Monthly Archives: January 2012

Merida-Matronly Madame of the Yucatan

By Jeanine Lee Kitchel: As a longtime resident of the Riviera Maya it’s easy to be lulled into thinking that Mexico is a mirror-image of its well-heeled neighbor to the north. Just take a look at Cancun’s elegant high-rise hotels, … Continue reading

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Cenotes of the Yucatan

From Wikitravel: Cenotes of the Yucatan is a route through the Yucatan Peninsula of Mexico. It follows a network of secondary roads through the interior of the peninsula which the Mexican government has dubbed La Ruta de los Cenotes (The … Continue reading

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Snorkeling the cenotes

By Steve Gerrard: You don’t need to be a diver to enjoy the crystal clear cenotes. These incredible windows to the underground can easily be explored by snorkelers. Proper equipment allows the snorkeler not only to see, swim and breathe … Continue reading

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Conchero’s sanctuaries and pilgrimages

Yolotl González Torres INAH, Mexico Pilgrimages in Mexico are very common ritual practices which generally take place in Catholic sanctuaries with a strong pre-Hispanic syncretism as we shall explain later. According to written texts by the chroniclers there were many … Continue reading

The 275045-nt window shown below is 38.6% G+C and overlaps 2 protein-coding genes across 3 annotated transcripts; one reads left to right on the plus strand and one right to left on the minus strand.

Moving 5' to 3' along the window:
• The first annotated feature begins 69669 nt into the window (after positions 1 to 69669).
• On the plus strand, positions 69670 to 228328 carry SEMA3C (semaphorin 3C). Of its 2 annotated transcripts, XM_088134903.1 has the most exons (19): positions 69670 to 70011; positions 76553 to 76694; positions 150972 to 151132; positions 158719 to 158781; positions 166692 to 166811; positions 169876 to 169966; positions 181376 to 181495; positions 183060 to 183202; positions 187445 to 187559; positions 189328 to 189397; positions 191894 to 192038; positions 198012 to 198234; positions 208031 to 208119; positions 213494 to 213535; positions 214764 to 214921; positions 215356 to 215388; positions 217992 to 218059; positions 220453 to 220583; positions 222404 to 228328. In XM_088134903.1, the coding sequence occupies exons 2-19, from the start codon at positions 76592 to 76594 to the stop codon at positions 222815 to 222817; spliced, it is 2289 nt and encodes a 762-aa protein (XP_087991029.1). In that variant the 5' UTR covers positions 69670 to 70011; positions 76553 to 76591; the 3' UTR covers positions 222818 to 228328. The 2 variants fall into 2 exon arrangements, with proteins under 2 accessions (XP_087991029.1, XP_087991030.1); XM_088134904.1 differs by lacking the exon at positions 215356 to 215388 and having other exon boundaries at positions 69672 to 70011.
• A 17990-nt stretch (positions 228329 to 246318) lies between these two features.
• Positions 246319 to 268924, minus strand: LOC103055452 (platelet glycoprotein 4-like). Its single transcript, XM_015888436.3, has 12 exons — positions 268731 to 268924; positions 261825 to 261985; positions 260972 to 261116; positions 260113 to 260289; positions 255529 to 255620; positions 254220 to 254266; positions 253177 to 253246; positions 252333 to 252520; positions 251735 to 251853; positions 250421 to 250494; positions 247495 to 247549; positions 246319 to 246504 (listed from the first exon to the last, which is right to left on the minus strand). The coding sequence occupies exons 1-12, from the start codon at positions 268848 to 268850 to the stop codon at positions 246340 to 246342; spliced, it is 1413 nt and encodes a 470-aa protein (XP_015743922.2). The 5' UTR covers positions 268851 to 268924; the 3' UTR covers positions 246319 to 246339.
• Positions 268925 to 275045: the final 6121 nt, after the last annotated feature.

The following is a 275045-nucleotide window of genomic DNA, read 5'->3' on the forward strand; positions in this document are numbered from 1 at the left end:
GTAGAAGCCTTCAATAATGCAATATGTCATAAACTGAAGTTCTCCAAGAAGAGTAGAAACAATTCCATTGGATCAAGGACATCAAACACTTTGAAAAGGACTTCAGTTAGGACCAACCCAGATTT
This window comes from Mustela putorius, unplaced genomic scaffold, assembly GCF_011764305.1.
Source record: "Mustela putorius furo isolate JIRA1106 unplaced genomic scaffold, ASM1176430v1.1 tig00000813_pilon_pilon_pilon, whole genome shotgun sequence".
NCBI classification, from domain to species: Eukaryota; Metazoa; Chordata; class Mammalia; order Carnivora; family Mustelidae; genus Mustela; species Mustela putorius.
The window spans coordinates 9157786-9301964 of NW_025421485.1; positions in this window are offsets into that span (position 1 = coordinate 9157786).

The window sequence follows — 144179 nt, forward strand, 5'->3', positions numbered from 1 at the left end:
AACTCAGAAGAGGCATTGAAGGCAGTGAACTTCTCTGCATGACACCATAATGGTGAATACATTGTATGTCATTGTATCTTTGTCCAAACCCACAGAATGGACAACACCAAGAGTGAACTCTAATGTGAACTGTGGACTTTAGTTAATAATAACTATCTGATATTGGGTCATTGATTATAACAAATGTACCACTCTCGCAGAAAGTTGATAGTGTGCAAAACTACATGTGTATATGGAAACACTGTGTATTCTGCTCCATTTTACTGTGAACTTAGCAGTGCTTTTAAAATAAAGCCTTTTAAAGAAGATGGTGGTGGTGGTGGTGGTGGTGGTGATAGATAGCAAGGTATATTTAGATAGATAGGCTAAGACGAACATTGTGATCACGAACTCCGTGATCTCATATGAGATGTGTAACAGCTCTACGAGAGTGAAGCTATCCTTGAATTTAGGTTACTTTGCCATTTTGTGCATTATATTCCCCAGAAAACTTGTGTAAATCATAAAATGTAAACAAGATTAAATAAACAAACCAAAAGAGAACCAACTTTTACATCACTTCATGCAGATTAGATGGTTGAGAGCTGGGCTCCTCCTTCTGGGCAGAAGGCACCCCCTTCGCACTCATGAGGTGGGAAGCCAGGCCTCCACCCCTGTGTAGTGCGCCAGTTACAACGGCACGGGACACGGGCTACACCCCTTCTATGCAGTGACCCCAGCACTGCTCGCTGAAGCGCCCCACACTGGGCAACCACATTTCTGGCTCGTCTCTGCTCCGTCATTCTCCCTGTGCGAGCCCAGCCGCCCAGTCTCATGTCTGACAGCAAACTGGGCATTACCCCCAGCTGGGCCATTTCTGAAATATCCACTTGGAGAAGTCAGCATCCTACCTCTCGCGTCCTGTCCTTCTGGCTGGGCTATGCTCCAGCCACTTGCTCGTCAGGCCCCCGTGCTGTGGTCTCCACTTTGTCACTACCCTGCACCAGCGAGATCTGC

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From Wikipedia: A pitaya or pitahaya is the fruit of several cactus species, most importantly of the genus Hylocereus (sweet pitayas). These fruits are commonly known as dragon fruit – cf. Chinese huo long guo “fire dragon fruit” and long … Continue reading

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San Juan de Ulua

From Wikipedia: San Juan de Ulúa, also known as Castle of San Juan de Ulúa is a large complex of fortresses, prisons and one former palace on an island overlooking the seaport of Veracruz, Mexico. History It was built in … Continue reading

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Restoration of San Juan de Ulua

The 9th Encounter for Revitalization of Historical Centers was inaugurated with the presence of Pedro Martinez Avial, representative of the Spanish Embassy in Mexico; Paloma Ibanez Villalobos, dean of Universidad Autonoma Metropolitana Campus Azcapotzalco, Fernando Peon Escalante, general director of Fomento Social Banamex, and Salvador Aceves, advisor for the INAH General Direction Continue reading

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